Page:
The Quest
Mary Ellen Walters

Theosophia, March-April, 1946.

I

The Soul of Man arose at dawn and gazed tenderly upon the gentle contours of his beloved, Earth. "Sleep sweetly, thou delightful, sensuous bride. Wait in thy abandoned slumber for none else but me and dream of no other countenance but mine. This day I go in search of that which will quench the thirst and satisfy the hunger of both thee and me, for we are one." And so saying he caressed her and went softly from the fragrance of her presence, casting but one lingering look backward over his shoulder. Then facing to the East he set his feet upon the pathway to the rising sun, and warmed by its rays, he cast aside his raiment, walking naked and unashamed where all might see.

II

And that night he slept beside a still pond at the edge of a forest, and waking with the first light of the new day he perceived lettered at its edge, "Thou seekest the beginning and the end and all that they enfold, and thou canst find them at thy feet within this pool. Look well, oh Soul of Man, that thou mayst know the answer." And he looked deep into the clear waters and seeing only himself, sighed and resumed his journey.

III

And on the second day his way led through the forest, which was desire, where he wandered as one lost until he came upon a bird of Paradise preening its brilliant plumage, and the bird spoke to him saying, "Whither goest thou, oh Soul of Man?" And he replied, "I am a seeker after the fruits of the Tree of Knowledge, whereby I shall know myself, and so knowing shall know all things." And the bird yearned toward him beseeching, "Linger yet a wile with me for I shall sing to thee and give thee bliss." But the Soul of Man passed on, restless and alone, hungering after the fruits and thirsting for the juices thereof.

IV

And thus ended the second day with the quest for food and drink still unfulfilled, and in the agony of his hunger the Soul of Man stumbled and fell and lay despairing until sleep descended once again to those dark continents of night with star-swept shores. And the angels came upon him where he lay, speaking to him in the language of dreams. "Thy sufferings are real, yet unreal. For in thy long travail which is as but an instant, thou must encounter both good and evil. Yet knowest thou that there is neither." And he awakened greater in understanding.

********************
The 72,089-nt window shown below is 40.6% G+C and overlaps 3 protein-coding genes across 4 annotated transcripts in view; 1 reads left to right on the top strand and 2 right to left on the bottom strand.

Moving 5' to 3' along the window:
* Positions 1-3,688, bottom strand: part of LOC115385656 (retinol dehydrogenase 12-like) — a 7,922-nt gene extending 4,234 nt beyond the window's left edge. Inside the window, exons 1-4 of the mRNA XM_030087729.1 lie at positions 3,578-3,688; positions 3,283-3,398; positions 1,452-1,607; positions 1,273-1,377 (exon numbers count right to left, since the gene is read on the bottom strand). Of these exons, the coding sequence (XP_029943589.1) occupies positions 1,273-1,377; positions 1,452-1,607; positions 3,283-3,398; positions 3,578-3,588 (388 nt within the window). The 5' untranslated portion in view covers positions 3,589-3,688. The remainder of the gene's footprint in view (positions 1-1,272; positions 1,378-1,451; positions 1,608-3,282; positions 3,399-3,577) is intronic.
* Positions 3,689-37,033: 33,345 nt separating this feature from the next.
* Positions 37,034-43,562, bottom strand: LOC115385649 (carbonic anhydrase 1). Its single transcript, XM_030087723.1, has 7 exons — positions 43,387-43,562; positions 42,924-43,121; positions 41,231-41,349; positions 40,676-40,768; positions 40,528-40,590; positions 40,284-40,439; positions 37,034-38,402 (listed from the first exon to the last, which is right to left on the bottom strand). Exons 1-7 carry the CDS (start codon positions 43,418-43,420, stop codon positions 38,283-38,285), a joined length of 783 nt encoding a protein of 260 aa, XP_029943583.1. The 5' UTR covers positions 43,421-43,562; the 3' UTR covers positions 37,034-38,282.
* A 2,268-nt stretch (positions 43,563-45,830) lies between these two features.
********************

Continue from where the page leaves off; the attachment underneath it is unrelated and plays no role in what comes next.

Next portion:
V

And it came to pass that on the third day his way led directly into the sun itself, and fear walked by his side. Yet there was no turning back, for those who seek the fruit of knowledge are consecrated to the search forever-more. Thus Man entered into the white radiance and came forth purified, having become allied with the forces of nature. And lo! on the other side grew the Tree of Knowledge, bathed in the essence of the sun and stretching its heavy-laden branches into the infinity of the cosmos. And its blossoms shone like lights, sending forth their over-powering fragrance into the universe. And about its great trunk lay coiled a serpent who rose up regarding Man, saying,

VI

"Since thou seekest, thou hast found. But be thou aware that the fruit grows only upon the topmost branches. Therefore must thou be straight and strong and tall to attain the fulfillment of thy purest desires." And Man put forth his hand and strove to reach the lowest ripening cluster, but to no avail. And the serpent laid its head upon his shoulder hissing, "Reach a little higher, Man, for how else art thou to become God-like?" And the Soul of Man stretched himself to his utmost, until the tips of his fingers touched the first fruit, yet could not pluck it from the bough. And the serpent recoiled, sighing, "Thou must go forth again and grow still taller, Man, for the fruits of the tree are reserved for those of mighty stature. Yet tarry here a while beneath the tree and rest thyself before the outward journey must commence."

VII

And the Soul of Man lay down and slept within its shade and arose refreshed, having become as a child again, and strengthened, for the quest was not in vain. Verily, what is knowledge but the finding of the way, and reaching it, to reach again yet higher?

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